Woulda, Coulda, Shoulda

Normally I look forward, eagerly anticipating what’s next: a walk with a friend, spending time with my sisters, a trip to someplace new, even the writing-related work I do for clients.

But during this past year, spent mostly at home and unplugged, even from family and friends, I’ve found myself looking back at my life, often with regret for missteps and mistakes that include not wearing sunscreen, tolerating an abusive high school boyfriend before I knew any better, hosting a 40th birthday dinner for a friend instead of going to the hospital to visit my dying dad, accidentally sharing information about a cousin’s health when I’d been asked not to, not standing up for myself when I sold my business and not getting married and moving to DC when I had the chance.

My regrets also include missed opportunities: dropping out of high school track despite being told I had potential, giving up on watercolor painting before I’d gotten the hang of it and not saying yes the first three times a friend offered me her Paris apartment for as long as I wanted to stay.

At first I thought I’d have a long list. But I don’t. At least not yet. I also thought that reviewing my regrets would make me sad. It has…but it’s also empowered me to make amends and to think more seriously about what I want from my life moving forward.

And while I haven’t yet finished reading The Midnight Library, I am journaling about what my life would be like if I, like the book’s protagonist, had made different choices. Sure, some things would be better, but I’d still have plenty of wouldas, couldas and shouldas to contend with. That’s life!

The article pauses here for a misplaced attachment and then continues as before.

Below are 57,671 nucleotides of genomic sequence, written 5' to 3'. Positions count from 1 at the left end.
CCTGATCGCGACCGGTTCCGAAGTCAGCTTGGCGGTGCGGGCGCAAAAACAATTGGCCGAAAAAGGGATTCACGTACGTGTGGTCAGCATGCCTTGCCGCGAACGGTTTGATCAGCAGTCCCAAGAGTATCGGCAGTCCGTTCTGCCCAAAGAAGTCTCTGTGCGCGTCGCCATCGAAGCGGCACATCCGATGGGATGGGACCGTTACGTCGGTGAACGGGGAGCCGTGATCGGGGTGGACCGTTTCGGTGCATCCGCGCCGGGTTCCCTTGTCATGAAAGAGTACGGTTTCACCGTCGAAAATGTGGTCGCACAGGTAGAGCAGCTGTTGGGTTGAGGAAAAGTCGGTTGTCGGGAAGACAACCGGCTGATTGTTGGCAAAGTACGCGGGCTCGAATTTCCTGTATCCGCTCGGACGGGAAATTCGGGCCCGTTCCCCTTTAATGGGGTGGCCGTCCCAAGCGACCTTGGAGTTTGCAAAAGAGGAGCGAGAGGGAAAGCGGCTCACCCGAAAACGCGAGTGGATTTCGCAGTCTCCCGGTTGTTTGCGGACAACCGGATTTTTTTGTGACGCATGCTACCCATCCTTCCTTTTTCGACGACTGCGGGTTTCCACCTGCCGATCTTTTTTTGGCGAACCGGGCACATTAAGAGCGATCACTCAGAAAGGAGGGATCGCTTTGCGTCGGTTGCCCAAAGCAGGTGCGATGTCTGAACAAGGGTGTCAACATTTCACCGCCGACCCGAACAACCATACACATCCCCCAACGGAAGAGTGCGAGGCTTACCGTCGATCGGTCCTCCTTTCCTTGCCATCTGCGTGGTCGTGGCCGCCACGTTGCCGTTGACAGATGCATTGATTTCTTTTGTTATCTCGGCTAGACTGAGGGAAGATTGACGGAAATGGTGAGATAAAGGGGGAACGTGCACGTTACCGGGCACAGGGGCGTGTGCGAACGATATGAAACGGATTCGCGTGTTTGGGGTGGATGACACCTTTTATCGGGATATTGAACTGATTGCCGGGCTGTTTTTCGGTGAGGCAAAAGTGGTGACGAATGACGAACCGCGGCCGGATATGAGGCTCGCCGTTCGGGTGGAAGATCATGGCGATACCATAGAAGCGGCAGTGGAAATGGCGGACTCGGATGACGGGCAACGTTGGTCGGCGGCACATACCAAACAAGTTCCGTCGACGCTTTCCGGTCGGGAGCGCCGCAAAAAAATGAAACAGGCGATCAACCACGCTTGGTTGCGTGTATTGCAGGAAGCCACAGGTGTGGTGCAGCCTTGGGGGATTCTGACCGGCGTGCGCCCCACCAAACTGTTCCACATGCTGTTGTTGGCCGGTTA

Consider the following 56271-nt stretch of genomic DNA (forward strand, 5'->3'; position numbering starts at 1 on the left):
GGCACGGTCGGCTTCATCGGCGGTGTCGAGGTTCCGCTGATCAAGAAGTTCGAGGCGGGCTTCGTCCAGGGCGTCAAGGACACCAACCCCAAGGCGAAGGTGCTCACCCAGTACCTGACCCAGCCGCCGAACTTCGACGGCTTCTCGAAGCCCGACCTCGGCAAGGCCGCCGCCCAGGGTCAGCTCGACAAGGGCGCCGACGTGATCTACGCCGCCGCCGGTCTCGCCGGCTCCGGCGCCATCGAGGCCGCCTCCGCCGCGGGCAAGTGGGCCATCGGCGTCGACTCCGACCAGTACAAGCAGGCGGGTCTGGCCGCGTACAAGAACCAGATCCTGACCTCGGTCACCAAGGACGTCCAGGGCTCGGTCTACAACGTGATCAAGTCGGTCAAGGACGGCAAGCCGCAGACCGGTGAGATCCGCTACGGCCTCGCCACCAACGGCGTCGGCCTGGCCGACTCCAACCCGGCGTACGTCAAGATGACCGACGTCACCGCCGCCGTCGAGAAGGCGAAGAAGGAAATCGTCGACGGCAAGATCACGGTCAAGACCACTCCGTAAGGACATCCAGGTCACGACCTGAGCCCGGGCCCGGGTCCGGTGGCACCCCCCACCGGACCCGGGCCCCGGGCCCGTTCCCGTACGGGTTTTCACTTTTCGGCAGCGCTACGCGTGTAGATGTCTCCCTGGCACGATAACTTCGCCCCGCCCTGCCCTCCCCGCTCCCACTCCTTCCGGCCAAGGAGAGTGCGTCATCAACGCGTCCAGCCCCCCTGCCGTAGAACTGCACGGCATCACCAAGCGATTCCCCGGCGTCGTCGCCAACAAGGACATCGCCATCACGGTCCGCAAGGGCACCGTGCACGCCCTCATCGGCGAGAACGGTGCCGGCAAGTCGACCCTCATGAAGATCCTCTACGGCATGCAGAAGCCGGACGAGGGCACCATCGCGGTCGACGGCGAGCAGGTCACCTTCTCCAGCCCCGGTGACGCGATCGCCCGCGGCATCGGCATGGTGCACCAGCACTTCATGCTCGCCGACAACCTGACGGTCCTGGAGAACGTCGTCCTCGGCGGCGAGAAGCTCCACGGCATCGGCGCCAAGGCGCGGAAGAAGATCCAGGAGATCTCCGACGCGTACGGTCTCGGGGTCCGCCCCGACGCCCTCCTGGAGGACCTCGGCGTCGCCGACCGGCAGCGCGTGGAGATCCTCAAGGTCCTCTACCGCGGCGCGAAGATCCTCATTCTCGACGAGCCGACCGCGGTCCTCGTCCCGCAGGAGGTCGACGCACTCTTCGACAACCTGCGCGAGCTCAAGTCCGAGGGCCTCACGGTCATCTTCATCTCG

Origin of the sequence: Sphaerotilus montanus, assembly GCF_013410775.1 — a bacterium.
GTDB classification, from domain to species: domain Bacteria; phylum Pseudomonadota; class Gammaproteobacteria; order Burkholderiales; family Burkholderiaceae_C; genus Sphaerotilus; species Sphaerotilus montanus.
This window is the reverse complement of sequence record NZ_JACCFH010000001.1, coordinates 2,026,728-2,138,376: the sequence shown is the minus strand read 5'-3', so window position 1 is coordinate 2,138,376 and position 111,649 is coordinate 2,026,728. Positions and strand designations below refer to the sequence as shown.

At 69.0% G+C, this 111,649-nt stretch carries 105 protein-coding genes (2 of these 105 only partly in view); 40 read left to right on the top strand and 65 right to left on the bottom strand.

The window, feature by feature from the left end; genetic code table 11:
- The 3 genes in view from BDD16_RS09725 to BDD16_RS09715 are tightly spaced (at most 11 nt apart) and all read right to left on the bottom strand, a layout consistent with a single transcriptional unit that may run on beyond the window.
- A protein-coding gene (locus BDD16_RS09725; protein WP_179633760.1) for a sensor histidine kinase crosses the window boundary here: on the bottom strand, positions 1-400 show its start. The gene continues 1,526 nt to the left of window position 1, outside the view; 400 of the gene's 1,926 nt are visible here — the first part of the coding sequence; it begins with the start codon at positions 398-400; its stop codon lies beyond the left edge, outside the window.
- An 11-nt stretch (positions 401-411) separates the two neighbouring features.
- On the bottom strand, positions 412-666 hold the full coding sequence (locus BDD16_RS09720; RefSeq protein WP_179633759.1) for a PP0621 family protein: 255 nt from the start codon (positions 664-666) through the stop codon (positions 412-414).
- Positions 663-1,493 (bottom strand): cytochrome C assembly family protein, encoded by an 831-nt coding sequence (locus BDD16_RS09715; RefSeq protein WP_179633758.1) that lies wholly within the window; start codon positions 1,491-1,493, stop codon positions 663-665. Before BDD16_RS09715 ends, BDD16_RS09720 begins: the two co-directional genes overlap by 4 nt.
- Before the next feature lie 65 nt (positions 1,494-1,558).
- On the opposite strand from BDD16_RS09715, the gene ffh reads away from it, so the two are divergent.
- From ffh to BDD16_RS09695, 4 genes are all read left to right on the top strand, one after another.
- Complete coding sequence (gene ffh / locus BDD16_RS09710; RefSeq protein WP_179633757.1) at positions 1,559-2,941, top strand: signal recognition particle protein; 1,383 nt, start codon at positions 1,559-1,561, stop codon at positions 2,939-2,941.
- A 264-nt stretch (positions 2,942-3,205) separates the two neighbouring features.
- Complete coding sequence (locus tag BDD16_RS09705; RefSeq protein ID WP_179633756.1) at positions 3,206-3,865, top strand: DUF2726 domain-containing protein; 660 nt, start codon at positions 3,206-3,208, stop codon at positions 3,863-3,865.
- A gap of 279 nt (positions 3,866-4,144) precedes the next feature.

But I also know that, moving forward, I will do better…at trusting my gut, taking risks, leaping at opportunities and, most importantly, being true to myself.

3 thoughts on “Woulda, Coulda, Shoulda

  1. Sometimes it helps to look in the rearview mirror, but don’t stare too long. Perhaps on the list of regrets, we also need to list the good things that happened in our life. Then think of an eraser. For every regret we wish to remove, we also have to take away a good thing. Like the movie “Back to the Future” portrayed, one moment changed could rearrange everything. Even if it was possible to erase regrets, our life would not have been the same in so many other ways.

    • Love the idea of bringing an eraser into the picture. Have also been playing around with do-overs. Realize there are some regrets that I can still do something about..

  2. We all have regrets as we look back over our lives, and while I think it’s good to “own” them, I think it’s also good to forgive ourselves. Learning to trust our own instincts is a hard lesson to learn, and it rarely comes to us until later in life.

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